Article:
So have we reached peak oil? Freedonia analysts think so. Our current composite forecasts have US refined oil product consumption in volume terms peaking in 2018.

Why might this change be more than temporary?

  • Telecommuting will remain widespread, where possible, for the foreseeable future.
  • Business and pleasure travel will remain down, partly due to ongoing quarantine procedures as well as individual reluctance to risk it, and partly as video conferencing becomes more entrenched as an alternative to in-person business meetings.
  • Subsidies and other coronavirus economic support packages have, in some countries, included new environmental commitments and carbon reductions as conditions for such payments.

However, this doesn’t mean that there will be a quick and large-scale shift to renewables. This is still largely a demand-side issue at this point. Cheap oil – a situation we’re in right now – makes renewables less cost-competitive when there aren’t other incentives to make the switch.

For more information and discussion of opportunities, see The Freedonia Group’s extensive collection of off-the-shelf research, including an expanding catalog of COVID-19 Economic Impact reports, which highlight how various industries are responding to the current crisis with a comparison to recent recessions. Freedonia Custom Research is also available for questions requiring tailored market intelligence.

  Chemicals      Covid-19    

Empty Hotels & Restaurants Provide Challenges & Opportunities for Construction Market

As the US begins to show signs of an economic recovery, the fact remains that in a number of industries, this recovery may only be a partial one. For the hotel industry – both in New York and elsewhere in the US – many properties that closed because of restrictions on travel and tourism in the wake of the COVID-19 pandemic will not reopen. Similarly, many of the nation’s restaurants that closed as state and local governments tried to limit foot traffic to minimize the spread of coronavirus will also not resume business. Indeed, with 75% of all restaurant operators saying that they do not expect a profit for the rest of the year, it is to be expected that some eateries now open for business will not make it.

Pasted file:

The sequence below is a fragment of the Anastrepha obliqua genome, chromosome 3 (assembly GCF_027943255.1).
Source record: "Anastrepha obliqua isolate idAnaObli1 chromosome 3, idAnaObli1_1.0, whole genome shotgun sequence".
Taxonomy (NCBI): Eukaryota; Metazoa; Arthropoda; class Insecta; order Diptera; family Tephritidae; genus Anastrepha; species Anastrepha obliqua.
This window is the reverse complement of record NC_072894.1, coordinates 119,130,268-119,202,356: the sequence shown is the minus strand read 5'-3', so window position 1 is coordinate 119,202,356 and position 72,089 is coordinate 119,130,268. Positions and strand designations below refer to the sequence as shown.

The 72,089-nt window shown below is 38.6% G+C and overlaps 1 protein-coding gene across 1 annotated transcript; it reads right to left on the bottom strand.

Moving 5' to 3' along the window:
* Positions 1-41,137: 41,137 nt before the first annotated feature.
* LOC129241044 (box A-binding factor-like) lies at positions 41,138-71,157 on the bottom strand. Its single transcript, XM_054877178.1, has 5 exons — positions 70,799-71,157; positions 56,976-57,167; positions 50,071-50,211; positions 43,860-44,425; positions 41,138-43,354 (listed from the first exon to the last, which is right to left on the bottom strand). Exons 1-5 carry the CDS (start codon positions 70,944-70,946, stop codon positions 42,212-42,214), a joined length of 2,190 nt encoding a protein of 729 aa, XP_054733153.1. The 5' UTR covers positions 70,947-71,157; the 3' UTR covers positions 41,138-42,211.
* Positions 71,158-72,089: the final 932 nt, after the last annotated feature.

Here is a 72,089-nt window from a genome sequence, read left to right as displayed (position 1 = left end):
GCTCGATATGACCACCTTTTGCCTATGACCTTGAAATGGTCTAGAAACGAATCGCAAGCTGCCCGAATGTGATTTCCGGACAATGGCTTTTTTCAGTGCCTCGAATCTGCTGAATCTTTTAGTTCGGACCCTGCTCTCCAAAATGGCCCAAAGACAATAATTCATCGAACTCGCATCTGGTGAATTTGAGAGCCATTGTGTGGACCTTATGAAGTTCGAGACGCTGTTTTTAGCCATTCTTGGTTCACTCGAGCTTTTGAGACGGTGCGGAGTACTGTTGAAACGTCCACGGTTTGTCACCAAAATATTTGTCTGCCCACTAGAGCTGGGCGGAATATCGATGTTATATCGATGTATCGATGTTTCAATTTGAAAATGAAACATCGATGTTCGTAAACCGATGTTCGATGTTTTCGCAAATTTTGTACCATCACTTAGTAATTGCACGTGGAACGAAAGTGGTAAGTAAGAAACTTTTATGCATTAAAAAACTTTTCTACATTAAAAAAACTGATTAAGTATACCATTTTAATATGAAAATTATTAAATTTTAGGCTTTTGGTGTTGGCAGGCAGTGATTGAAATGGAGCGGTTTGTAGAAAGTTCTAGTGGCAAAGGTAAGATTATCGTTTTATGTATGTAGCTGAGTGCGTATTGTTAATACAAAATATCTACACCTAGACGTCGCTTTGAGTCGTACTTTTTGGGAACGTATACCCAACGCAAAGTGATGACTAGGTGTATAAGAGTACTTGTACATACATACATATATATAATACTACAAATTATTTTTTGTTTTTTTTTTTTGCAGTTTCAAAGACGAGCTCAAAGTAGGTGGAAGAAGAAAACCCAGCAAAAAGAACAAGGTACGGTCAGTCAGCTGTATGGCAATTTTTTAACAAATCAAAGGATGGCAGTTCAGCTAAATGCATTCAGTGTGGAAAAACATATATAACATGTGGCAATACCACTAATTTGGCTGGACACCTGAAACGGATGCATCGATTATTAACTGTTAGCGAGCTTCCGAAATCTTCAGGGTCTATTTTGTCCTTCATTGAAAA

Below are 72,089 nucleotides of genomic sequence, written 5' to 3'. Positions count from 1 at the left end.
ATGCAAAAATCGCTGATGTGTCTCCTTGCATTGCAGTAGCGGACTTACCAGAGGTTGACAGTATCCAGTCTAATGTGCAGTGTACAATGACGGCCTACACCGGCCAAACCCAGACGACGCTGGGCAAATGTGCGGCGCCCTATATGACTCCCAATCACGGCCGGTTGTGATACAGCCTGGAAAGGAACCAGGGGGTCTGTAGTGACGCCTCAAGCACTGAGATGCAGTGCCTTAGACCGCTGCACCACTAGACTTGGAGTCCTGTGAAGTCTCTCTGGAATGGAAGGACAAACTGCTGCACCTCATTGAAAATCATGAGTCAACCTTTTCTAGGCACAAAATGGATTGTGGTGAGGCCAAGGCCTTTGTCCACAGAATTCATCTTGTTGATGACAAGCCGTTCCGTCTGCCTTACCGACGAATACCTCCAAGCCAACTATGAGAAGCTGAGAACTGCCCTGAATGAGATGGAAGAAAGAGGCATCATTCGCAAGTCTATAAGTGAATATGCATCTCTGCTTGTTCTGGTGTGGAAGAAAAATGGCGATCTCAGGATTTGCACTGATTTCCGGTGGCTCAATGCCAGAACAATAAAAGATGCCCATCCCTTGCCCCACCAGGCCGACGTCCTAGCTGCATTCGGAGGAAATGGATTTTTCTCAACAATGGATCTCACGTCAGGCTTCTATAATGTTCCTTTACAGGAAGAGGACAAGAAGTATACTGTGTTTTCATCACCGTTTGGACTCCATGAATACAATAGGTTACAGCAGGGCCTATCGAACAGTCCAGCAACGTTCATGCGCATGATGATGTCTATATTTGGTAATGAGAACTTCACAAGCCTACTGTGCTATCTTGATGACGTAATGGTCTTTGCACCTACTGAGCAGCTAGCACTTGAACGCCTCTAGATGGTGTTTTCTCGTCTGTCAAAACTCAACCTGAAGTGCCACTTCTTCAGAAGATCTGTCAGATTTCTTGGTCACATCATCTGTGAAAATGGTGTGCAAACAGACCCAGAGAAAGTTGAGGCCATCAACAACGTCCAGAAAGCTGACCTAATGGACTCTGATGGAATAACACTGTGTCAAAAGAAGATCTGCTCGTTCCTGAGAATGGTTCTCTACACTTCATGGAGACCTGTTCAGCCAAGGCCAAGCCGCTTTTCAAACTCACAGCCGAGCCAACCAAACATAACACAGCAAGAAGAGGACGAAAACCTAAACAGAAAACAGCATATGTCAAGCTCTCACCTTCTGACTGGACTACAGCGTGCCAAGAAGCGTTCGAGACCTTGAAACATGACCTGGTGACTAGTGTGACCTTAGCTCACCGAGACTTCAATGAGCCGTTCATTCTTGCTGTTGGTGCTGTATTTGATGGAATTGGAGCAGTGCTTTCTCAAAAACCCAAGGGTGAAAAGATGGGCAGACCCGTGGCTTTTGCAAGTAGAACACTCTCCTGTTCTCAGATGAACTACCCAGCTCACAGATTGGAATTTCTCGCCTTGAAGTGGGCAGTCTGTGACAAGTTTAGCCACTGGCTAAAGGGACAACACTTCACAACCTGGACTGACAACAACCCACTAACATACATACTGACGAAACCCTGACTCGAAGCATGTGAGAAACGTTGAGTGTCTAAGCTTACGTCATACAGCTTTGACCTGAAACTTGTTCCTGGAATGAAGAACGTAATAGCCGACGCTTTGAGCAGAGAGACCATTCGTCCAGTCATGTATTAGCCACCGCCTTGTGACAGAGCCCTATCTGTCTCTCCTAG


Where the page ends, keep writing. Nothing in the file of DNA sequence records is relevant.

These reports indicate a key challenge to the US building construction industry – namely, thousands of hotel rooms and hundreds of restaurants are built in the US in any given year. How will firms react when there is not a need to build new hotels and restaurants because there is a glut of – in many cases – suitable structures awaiting tenants? Some companies will adjust by refurbishing these sites (as needed) in expectation of a return to an economy that looked like the one before COVID-19.

Other construction firms will adapt by looking to ways to repurpose existing properties. For instance:

  • The shortage of affordable housing across the US – especially in cities – may spur the conversion of hotels and vacant office buildings into multifamily housing units.
  • Closed restaurants may be converted into “pop-up” restaurants that require periodic refurbishment.
  • Local and state governments may convert existing structures to medical facilities – such as hospitals or community health clinics – as a way to better handle future pandemics.

For more information and discussion of opportunities, see The Freedonia Group’s extensive collection of off-the-shelf research, particularly in the Construction and Building Products area. Freedonia also offers an expanding catalog of COVID-19 Economic Impact reports, which highlight how various industries are responding to the current crisis with a comparison to recent recessions. Freedonia Custom Research is also available for questions requiring tailored market intelligence.


3M Files More Lawsuits Against Resellers of Their N95 Respirators

3M, the leading supplier of N95 respirators which can block 95% of very small particles including droplets containing COVID-19 novel coronavirus, filed another lawsuit on Monday. The company has issued dozens to date alleging price gouging, trademark infringement, and false advertising. The newest lawsuit is against a reseller who is alleged to have offered 3M masks for more than 18 times their list price.

N95 masks have been considered essential equipment among front line responders and healthcare providers during the COVID-19 pandemic. However, the market has been flooded by subpar products, including counterfeit 3M branded products, many of which have been offered at excessively high prices.

In addition to filing these lawsuits, 3M has been working with technology companies to remove more than 3,000 offers for masks it believes to be counterfeit that have appeared on various social media and other e-commerce platforms.

For more information, see The Freedonia Group’s COVID-19 impact reports on Global Disposable Masks & Respirators, Global Medical Face Shields, Global Disposable Medical Gloves, and Global Industrial & Institutional Disinfectants & Sanitizers.

  Consumer Goods      Covid-19      Textiles & Nonwovens